But the show gets some stuff right, too. Mostly….the fear. The emotional turmoil a military family goes through during a deployment is not something that’s easy to put into words, and I’m sure it’s not easy to portray on-screen either. But they do it- delicately, poignantly, and honestly. I can’t tell you how many times those scenes, which are often relatively small in comparison to a lot of the over-the-top storylines going on, have left me a blubbering mess.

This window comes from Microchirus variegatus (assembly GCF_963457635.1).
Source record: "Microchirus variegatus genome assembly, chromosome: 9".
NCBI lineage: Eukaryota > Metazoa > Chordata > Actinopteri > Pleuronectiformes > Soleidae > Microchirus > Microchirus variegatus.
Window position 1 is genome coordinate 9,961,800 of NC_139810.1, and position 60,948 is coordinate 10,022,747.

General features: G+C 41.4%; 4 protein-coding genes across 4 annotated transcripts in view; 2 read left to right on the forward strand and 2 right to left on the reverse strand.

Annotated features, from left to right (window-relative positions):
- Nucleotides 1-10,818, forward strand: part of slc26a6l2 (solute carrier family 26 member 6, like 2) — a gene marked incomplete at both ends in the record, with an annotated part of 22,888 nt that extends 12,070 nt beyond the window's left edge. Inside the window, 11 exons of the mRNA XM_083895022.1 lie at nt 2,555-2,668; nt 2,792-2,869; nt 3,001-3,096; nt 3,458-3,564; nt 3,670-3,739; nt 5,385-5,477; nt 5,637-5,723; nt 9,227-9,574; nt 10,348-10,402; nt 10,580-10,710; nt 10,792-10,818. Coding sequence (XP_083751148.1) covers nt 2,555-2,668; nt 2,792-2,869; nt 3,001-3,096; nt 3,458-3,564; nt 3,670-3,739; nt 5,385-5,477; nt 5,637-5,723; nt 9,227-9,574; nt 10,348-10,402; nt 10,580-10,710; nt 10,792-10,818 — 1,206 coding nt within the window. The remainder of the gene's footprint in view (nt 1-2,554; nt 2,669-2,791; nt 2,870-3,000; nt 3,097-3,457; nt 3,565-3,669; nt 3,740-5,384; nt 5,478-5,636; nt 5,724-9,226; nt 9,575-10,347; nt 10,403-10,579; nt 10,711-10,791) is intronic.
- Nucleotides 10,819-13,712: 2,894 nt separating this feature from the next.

Of all of the criticism I hear about Army Wives, the most common complaint has always been that it’s completely unrealistic- until recently, at least. It seems fans are all up in arms these days for a totally different reason. (Here’s where, if you’re not up-to-date on episodes, you should stop reading.) While she was by no means my favorite character (or even my second or third favorite), Claudia Joy’s death at the beginning of this season hit me HARD. I’m not sure if it was so much that she died as it was the knowledge that those funeral scenes with what’s left of the original cast- Roxy, Pamela, Roland and Denise- were the last we’ll probably ever see. Waiting in the wings as Claudia Joy’s family and friends said their final goodbyes was a whole new posse of wives, waiting to take over the show. And this has die-hard Army Wives fans hot like sauce, let me tell you.